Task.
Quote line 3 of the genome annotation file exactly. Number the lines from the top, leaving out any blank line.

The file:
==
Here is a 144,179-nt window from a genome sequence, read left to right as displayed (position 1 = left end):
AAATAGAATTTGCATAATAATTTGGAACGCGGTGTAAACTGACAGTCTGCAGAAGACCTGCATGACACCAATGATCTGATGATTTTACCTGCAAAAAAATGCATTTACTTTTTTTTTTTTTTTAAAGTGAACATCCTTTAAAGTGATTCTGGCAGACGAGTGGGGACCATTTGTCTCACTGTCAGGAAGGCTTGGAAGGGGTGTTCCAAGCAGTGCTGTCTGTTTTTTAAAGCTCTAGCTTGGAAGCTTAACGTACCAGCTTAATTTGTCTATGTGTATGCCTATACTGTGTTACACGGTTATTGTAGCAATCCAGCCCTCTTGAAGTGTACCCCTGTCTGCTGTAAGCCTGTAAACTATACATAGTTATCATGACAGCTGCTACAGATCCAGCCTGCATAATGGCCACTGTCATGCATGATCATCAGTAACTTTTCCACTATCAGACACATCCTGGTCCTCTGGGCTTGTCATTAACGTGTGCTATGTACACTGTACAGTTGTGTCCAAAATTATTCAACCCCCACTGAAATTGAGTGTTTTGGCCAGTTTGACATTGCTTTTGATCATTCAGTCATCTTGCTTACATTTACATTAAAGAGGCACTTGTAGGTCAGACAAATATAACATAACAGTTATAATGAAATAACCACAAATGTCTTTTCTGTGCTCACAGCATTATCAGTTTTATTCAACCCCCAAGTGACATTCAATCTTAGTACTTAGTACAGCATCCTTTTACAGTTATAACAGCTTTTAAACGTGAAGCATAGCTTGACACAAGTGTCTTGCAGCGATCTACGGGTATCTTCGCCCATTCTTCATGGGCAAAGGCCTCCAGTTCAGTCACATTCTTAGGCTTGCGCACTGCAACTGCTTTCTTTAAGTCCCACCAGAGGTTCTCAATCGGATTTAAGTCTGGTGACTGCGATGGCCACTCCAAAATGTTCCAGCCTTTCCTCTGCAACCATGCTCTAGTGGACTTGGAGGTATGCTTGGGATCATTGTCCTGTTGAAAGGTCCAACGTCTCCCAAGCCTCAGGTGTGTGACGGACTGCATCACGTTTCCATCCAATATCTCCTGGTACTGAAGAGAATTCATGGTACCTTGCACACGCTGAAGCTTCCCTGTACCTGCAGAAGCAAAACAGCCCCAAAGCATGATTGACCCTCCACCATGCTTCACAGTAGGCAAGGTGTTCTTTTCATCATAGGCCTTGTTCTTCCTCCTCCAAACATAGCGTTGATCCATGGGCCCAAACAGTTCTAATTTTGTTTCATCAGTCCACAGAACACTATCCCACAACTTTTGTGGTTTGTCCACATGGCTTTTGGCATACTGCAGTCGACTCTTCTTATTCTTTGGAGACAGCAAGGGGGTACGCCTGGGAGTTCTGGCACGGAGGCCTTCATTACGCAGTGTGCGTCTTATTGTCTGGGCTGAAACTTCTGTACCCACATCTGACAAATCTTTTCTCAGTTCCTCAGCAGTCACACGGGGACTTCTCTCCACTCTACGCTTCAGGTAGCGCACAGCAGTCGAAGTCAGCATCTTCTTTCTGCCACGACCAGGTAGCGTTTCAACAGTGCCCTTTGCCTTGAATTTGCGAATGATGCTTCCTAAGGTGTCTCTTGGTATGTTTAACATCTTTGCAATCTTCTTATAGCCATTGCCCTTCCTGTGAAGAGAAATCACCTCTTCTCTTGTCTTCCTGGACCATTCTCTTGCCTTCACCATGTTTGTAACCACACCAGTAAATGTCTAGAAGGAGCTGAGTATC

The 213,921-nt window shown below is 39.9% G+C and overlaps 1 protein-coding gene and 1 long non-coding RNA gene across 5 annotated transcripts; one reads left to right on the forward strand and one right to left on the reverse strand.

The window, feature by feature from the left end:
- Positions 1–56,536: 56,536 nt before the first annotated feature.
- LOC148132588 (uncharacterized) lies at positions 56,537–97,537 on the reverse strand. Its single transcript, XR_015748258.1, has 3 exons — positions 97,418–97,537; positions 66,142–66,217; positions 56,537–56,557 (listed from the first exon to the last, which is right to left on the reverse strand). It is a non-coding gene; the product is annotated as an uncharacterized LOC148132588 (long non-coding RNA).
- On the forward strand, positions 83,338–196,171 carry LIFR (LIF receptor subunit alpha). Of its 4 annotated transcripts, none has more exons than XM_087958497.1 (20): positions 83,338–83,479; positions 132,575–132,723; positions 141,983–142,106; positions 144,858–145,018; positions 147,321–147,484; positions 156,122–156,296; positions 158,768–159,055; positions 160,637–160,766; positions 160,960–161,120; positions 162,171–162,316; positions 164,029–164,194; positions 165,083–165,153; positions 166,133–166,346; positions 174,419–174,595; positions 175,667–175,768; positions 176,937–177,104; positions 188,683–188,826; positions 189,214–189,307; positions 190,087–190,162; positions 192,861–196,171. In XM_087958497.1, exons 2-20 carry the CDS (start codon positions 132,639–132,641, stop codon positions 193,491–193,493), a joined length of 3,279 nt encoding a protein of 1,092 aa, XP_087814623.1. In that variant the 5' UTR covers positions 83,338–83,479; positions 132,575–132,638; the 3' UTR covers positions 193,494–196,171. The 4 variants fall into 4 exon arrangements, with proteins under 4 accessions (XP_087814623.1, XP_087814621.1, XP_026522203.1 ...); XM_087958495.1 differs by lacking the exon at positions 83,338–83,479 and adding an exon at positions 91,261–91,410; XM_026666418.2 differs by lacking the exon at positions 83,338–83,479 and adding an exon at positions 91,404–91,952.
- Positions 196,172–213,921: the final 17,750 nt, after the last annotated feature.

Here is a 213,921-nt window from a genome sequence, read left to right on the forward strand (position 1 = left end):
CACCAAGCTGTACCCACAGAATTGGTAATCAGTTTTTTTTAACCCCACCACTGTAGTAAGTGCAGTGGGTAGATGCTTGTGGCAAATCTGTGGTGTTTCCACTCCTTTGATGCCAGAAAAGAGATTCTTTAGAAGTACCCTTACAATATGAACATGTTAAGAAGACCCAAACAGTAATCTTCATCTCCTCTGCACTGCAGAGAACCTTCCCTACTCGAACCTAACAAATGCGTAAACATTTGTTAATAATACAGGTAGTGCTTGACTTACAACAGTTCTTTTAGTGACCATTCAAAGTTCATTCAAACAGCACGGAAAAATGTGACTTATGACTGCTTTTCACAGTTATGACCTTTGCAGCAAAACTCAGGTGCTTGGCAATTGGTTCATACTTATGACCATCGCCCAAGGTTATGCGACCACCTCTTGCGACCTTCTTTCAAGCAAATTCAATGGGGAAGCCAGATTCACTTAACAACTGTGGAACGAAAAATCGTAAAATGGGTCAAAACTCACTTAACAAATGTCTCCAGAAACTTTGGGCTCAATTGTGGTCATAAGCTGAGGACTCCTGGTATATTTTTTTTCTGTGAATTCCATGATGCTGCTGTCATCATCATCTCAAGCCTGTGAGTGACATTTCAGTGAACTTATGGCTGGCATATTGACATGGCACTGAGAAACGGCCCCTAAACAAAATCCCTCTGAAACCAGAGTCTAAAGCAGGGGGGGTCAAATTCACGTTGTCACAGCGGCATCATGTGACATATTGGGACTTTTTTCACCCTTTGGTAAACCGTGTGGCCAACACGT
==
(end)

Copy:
The 213,921-nt window shown below is 39.9% G+C and overlaps 1 protein-coding gene and 1 long non-coding RNA gene across 5 annotated transcripts; one reads left to right on the forward strand and one right to left on the reverse strand.